A CFO’s Guide to Asset Based Lending

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by Brian Dineen

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09.10.2020

This article was published by Gibraltar Business Capital. I thought it useful for today’s environment so I’m republishing it here.

A CFO’S QUICK GUIDE TO ASSET-BASED LENDING

For seasonal businesses, companies going through explosive periods of growth, or organizations in other forms of transition, traditional lending options aren’t always viable. The answer to the cash flow concerns of many organizations, especially asset-heavy organizations, is a type of alternative financing called asset-based lending (ABL).

“ABL FOCUSES MORE ON ASSET VALUE, LESS ON PERFORMANCE RATIOS”

In contrast to commercial loans that are based primarily on financial ratios heavily driven by company profit and loss, asset-based lending focuses on the value of a company’s assets to establish lending availability.

Various company assets can be leveraged as collateral, including accounts receivable, inventory, machinery and equipment, or real estate. Asset-based lines of credit are based on a “borrowing base” of the value of all eligible assets and an advance rate that varies by the type of collateral.

NON-TRADITIONAL LENDERS CAN RESPOND MORE FLEXIBLY TO CIRCUMSTANCES OUTSIDE THE BOX

Non-traditional lenders can offer more flexibility in structuring loans, including asset-based loans, because they are regulated differently from traditional lenders. Banks typically have tighter terms regarding loan limits, liquidity, repayment schedules and other special covenants. They have less leeway to be forgiving of performance hiccups, fluctuations, high-risk industries, atypical customer concentrations or anything outside the box.

Specialty ABL lenders have deep knowledge and resources to determine asset values and are able to finance many special situations.

A lender with expertise in your industry may offer, in addition, better advance rates on your specialty assets.

They also may include include certain types of collateral such as unbilled accounts receivable that traditional lenders do not accept.

WEIGHING COSTS VS. BENEFITS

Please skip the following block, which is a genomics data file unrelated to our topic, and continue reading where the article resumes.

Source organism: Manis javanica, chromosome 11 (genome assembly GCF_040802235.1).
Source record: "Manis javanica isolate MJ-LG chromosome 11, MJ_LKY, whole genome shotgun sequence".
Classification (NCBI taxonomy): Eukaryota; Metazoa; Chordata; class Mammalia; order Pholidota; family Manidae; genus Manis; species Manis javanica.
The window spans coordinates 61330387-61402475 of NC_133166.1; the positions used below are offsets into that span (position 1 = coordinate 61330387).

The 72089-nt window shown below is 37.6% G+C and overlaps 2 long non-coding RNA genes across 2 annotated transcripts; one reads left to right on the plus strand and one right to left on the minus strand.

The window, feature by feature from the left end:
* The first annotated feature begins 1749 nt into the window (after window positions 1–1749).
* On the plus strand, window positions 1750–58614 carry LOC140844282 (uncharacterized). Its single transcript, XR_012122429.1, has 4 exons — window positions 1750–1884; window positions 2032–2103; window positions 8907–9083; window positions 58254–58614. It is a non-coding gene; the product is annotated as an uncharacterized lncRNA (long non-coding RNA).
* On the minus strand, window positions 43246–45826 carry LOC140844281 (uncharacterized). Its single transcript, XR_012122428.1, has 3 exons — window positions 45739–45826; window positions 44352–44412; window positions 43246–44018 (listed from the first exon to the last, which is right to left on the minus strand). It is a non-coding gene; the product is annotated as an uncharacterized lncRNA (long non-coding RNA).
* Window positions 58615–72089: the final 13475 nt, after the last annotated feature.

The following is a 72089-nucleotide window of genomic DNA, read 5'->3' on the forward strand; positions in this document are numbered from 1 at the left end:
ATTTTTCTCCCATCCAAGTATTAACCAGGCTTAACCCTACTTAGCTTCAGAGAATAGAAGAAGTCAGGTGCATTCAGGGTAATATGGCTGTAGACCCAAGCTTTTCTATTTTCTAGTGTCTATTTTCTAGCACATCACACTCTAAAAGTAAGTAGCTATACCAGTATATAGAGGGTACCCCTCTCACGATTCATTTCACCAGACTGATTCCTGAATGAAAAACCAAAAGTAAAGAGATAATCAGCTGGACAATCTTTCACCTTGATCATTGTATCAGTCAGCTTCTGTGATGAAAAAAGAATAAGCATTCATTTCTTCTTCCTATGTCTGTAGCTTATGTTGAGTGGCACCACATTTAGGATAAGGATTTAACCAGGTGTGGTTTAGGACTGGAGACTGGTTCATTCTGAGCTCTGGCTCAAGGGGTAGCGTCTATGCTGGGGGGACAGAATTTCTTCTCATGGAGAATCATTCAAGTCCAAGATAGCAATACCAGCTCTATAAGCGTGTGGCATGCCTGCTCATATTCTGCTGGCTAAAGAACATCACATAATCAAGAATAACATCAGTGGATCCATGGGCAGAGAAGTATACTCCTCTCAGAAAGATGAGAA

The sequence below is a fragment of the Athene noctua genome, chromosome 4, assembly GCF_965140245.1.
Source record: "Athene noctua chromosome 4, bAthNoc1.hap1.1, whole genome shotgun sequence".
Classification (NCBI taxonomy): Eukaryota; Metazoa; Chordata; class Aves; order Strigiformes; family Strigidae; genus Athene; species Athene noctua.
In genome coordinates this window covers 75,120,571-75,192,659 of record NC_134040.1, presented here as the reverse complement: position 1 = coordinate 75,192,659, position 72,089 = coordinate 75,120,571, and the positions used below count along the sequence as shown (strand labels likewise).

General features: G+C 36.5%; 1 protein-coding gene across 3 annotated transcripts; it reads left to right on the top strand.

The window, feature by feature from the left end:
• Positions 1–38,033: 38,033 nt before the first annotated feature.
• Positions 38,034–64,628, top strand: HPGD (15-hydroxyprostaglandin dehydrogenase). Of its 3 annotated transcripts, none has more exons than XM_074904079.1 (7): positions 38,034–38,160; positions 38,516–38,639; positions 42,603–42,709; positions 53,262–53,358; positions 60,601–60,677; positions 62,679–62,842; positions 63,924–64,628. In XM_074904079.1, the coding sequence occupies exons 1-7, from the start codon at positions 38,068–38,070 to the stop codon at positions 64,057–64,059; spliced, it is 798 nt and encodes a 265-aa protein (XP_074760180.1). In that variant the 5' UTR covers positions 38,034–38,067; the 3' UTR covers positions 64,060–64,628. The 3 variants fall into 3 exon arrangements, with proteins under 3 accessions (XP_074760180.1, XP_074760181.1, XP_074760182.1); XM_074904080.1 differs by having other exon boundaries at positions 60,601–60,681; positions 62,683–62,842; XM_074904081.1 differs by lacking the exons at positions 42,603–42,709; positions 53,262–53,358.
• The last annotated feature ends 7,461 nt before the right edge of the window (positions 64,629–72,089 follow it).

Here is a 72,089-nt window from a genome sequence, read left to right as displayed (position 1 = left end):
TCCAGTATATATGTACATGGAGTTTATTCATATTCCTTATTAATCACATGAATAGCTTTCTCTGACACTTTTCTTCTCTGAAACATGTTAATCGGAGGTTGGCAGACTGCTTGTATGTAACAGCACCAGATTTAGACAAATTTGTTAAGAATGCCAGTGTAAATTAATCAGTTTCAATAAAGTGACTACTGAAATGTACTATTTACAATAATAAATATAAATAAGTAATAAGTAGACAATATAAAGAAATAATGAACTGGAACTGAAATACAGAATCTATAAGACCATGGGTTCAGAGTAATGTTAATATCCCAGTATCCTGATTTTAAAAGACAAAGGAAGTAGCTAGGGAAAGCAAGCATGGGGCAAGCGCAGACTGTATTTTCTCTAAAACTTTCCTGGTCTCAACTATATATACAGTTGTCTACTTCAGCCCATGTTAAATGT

While costs can be higher and lender reporting requirements (regular evaluations of current asset values) may be more frequent, alternative financing from a specialty lender can help companies manage through a transitional period. You must weigh the costs and benefits for your company’s special circumstances.

Remember that one of the largest benefits offered by a specialty lender can be industry expertise. This expertise can result in extra liquidity for your business that can make all the difference in meeting payroll, buying supplies, or investing in growth initiatives.

Timing also can be a consideration, especially since companies often seek out this kind of funding to meet a short-term challenge. Banking regulations lead to longer turnaround times and complicated committee approvals may be less flexible and timely than those with easy access to senior decision makers.

ABL CAN HELP COMPANIES WITH CASH FLOW CHALLENGES AND GROWTH PLANS

Companies leverage ABL to help them overcome a variety of challenges — temporary sales downturns, industry upheavals, unbilled receivables, etc. — but another important usage is to support expansion and boost profitable growth.

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About the Author

Brian Dineen

Brian Dineen is the owner of Trinity Capital Partners. Mr. Dineen has experience in all facets of the commercial lending industry. His expertise includes credit evaluation, underwriting, collateral valuation, lease structuring, loan packaging, and loan/lease closing.

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